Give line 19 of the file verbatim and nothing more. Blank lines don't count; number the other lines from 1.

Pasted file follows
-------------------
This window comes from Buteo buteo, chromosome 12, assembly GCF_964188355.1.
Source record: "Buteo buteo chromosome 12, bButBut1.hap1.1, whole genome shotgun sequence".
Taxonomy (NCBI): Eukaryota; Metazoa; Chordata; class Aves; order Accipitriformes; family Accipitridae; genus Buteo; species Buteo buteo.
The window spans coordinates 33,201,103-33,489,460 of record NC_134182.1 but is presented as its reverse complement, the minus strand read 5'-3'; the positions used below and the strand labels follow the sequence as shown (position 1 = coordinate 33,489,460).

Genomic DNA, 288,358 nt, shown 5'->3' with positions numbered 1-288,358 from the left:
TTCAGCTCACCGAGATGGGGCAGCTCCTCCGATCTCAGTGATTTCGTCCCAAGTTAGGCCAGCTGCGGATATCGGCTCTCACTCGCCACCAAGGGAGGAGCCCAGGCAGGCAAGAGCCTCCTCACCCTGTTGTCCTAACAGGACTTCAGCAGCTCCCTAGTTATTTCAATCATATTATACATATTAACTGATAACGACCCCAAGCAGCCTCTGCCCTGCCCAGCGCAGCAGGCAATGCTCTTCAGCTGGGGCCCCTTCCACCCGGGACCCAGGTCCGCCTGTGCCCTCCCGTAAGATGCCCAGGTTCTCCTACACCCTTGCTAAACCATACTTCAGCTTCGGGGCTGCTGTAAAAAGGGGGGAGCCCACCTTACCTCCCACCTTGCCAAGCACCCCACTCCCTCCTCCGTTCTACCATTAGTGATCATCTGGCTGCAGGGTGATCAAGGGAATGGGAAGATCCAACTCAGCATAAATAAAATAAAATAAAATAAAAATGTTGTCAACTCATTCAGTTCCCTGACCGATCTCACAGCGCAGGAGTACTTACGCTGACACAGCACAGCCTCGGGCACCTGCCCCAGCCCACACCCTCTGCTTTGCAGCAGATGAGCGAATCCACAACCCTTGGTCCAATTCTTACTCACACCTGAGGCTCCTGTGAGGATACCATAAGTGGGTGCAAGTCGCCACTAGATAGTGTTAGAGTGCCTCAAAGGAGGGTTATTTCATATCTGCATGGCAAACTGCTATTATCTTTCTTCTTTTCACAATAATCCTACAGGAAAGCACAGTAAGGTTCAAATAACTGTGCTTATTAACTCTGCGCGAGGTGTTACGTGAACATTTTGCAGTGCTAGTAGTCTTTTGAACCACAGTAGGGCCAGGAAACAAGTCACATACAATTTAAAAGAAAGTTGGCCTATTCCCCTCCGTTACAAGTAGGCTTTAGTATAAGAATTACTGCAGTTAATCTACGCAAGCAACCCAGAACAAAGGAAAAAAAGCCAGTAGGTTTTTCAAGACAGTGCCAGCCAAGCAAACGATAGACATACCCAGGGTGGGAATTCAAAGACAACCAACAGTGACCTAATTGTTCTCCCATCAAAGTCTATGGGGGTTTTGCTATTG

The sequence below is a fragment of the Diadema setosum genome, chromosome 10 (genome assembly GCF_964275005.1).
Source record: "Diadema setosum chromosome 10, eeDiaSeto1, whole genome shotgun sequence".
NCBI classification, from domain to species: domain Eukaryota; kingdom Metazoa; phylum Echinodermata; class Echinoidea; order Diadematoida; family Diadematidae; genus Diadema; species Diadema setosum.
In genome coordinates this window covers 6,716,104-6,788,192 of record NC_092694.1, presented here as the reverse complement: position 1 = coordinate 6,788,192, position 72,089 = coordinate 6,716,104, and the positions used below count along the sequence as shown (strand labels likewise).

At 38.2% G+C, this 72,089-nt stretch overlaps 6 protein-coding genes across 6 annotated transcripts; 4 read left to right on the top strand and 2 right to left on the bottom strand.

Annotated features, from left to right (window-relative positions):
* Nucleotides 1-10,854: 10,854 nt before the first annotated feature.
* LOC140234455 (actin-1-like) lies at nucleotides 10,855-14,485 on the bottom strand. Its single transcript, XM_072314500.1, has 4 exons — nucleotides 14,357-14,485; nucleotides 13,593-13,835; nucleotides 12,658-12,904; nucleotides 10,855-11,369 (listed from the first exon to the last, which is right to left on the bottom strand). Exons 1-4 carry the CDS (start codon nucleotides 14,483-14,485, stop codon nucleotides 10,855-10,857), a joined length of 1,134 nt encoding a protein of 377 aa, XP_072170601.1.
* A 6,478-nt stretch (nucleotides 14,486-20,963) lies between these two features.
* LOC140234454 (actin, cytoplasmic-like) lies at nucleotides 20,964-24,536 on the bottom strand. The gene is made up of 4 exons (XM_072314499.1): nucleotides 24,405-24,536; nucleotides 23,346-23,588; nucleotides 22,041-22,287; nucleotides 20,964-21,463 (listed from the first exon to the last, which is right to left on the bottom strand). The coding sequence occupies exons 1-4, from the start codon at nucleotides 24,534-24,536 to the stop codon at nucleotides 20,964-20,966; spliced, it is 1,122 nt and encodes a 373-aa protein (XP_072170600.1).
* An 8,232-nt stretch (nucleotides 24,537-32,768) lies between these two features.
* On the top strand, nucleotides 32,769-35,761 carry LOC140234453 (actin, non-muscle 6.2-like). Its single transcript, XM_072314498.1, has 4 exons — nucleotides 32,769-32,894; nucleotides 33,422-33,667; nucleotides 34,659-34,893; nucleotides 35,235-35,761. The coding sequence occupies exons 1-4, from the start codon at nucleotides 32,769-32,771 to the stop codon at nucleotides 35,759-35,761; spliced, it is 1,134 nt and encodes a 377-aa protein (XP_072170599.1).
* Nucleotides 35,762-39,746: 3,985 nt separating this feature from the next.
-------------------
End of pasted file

* Nucleotides 35,762-39,746: 3,985 nt separating this feature from the next.